Lately I've started to believe that promises are really useful concept. I used to think of them as some mumbo-jumbo invented by folks who can't get the idea that a function can be stored in a variable and the problem they are trying to solve is easy enough to deal with without any libraries.
My first step to understand them was to read: You're Missing the Point of Promises
After that I started to see something in them but couldn't find any real need for them. At that time I joined a new company and I was lucky enough to participate in the first HackDay where we started to implement mashup site that needed to get data from a bunch of urls and then start UI.
It was a perfect use case for promises, when all data is downloaded ("when") we can call UI initialization. As we used jQuery to speed up hacking I used jQuery promises with ajax calls. We found really good post by Edwin Martin Deferred and promise in jQuery and I finally got the idea behind promises and deferred in practice and how to use them in jQuery.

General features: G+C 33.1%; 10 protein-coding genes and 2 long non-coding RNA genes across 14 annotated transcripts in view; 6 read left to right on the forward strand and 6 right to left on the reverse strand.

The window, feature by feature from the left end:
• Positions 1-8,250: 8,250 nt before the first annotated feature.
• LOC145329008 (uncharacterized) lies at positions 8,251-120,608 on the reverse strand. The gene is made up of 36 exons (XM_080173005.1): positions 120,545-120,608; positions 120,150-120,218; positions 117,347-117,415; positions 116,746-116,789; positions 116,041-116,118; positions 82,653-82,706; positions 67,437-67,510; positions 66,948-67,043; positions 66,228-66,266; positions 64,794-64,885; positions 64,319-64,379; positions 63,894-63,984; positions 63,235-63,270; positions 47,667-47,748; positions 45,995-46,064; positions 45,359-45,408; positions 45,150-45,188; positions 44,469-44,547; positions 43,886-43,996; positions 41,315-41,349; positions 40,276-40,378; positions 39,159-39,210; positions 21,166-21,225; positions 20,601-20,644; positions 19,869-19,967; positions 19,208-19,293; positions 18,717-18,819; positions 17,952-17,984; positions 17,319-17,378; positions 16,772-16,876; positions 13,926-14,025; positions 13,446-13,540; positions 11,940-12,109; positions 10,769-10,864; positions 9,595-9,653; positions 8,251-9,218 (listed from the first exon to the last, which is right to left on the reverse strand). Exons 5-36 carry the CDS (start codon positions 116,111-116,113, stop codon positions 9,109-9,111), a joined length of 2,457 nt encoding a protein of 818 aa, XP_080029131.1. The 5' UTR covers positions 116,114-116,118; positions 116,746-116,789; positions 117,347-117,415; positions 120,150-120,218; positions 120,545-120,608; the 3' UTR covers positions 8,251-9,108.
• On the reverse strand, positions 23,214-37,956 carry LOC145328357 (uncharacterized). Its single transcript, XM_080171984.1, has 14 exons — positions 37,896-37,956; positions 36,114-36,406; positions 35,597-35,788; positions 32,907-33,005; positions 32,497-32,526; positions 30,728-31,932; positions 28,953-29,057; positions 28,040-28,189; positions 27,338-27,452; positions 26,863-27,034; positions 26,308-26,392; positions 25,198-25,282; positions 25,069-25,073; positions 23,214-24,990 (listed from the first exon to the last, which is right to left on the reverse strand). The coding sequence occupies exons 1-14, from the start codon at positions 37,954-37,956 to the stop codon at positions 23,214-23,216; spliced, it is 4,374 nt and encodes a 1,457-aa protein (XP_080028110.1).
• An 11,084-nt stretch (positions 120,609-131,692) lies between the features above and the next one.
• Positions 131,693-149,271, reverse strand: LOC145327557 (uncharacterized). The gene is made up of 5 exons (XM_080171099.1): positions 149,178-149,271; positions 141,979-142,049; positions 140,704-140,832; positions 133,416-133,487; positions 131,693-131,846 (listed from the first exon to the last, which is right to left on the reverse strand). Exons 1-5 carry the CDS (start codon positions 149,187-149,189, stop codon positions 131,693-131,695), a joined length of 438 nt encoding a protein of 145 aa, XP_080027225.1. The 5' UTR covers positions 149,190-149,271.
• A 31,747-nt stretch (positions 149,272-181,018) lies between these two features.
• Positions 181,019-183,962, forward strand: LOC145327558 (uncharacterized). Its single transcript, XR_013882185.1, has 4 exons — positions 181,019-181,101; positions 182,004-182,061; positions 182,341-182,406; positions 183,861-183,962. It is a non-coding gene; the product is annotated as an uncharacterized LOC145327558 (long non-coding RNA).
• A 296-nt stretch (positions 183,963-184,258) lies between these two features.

Promises are a really elegant solution to complicated asynchronous code. You don't have to use them with all your ajax calls, or routing in Node.js but there are situations when it's really hard to manage your code without them.
Promises aren't really about removing asynchronous calls and callbacks, they just make it really easy to have a list of callbacks or one callback for many functions.
There is also a new specification called Promises/A+ that somewhat simplifies idea and API. If you're interested in promises you can find differences between Promises/A+ and CommonJS Promises/A on the official page: http://promises-aplus.github.com/promises-spec/differences-from-promises-a
I'm planning to show more about promises with code in future posts.
Image is from: Promises/A+.